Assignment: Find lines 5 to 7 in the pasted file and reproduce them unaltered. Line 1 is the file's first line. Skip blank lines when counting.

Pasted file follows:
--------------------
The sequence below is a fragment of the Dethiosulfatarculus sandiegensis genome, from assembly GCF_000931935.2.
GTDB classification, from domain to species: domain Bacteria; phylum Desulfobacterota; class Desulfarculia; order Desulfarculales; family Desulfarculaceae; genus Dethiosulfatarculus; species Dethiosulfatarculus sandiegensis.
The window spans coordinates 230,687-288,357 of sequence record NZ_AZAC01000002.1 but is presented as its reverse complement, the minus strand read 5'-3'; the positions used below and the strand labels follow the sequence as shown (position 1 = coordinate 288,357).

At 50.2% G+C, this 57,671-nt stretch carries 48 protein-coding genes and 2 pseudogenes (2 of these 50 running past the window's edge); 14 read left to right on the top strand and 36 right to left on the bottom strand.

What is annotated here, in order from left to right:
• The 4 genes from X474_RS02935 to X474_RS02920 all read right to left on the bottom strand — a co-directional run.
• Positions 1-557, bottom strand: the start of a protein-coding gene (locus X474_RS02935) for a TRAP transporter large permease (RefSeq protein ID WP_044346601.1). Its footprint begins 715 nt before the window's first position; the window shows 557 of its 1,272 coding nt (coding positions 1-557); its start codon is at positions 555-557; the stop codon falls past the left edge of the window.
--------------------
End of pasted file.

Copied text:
What is annotated here, in order from left to right:
• The 4 genes from X474_RS02935 to X474_RS02920 all read right to left on the bottom strand — a co-directional run.
• Positions 1-557, bottom strand: the start of a protein-coding gene (locus X474_RS02935) for a TRAP transporter large permease (RefSeq protein ID WP_044346601.1). Its footprint begins 715 nt before the window's first position; the window shows 557 of its 1,272 coding nt (coding positions 1-557); its start codon is at positions 555-557; the stop codon falls past the left edge of the window.